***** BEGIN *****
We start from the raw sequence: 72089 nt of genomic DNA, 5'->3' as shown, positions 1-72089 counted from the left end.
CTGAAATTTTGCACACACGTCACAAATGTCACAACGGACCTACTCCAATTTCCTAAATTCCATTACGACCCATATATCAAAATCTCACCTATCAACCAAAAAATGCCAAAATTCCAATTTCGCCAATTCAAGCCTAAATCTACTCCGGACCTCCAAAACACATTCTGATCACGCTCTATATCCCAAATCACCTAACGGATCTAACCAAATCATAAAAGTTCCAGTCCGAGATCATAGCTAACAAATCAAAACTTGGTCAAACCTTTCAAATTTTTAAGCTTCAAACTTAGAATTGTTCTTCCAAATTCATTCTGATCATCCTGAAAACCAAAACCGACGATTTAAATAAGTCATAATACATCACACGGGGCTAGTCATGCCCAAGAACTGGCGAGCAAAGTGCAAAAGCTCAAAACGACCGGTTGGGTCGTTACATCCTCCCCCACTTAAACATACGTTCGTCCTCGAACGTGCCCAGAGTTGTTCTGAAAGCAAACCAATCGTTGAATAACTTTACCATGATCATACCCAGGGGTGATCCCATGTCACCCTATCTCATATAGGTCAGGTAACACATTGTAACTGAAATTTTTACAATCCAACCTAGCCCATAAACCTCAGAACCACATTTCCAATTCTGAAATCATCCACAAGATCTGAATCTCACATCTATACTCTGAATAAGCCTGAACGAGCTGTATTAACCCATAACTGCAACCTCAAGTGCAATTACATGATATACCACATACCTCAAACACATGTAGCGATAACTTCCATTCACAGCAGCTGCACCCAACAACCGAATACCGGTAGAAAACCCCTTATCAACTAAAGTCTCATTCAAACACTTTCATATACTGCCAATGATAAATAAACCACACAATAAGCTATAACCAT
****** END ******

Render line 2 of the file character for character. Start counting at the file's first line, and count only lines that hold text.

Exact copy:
CTGAAATTTTGCACACACGTCACAAATGTCACAACGGACCTACTCCAATTTCCTAAATTCCATTACGACCCATATATCAAAATCTCACCTATCAACCAAAAAATGCCAAAATTCCAATTTCGCCAATTCAAGCCTAAATCTACTCCGGACCTCCAAAACACATTCTGATCACGCTCTATATCCCAAATCACCTAACGGATCTAACCAAATCATAAAAGTTCCAGTCCGAGATCATAGCTAACAAATCAAAACTTGGTCAAACCTTTCAAATTTTTAAGCTTCAAACTTAGAATTGTTCTTCCAAATTCATTCTGATCATCCTGAAAACCAAAACCGACGATTTAAATAAGTCATAATACATCACACGGGGCTAGTCATGCCCAAGAACTGGCGAGCAAAGTGCAAAAGCTCAAAACGACCGGTTGGGTCGTTACATCCTCCCCCACTTAAACATACGTTCGTCCTCGAACGTGCCCAGAGTTGTTCTGAAAGCAAACCAATCGTTGAATAACTTTACCATGATCATACCCAGGGGTGATCCCATGTCACCCTATCTCATATAGGTCAGGTAACACATTGTAACTGAAATTTTTACAATCCAACCTAGCCCATAAACCTCAGAACCACATTTCCAATTCTGAAATCATCCACAAGATCTGAATCTCACATCTATACTCTGAATAAGCCTGAACGAGCTGTATTAACCCATAACTGCAACCTCAAGTGCAATTACATGATATACCACATACCTCAAACACATGTAGCGATAACTTCCATTCACAGCAGCTGCACCCAACAACCGAATACCGGTAGAAAACCCCTTATCAACTAAAGTCTCATTCAAACACTTTCATATACTGCCAATGATAAATAAACCACACAATAAGCTATAACCAT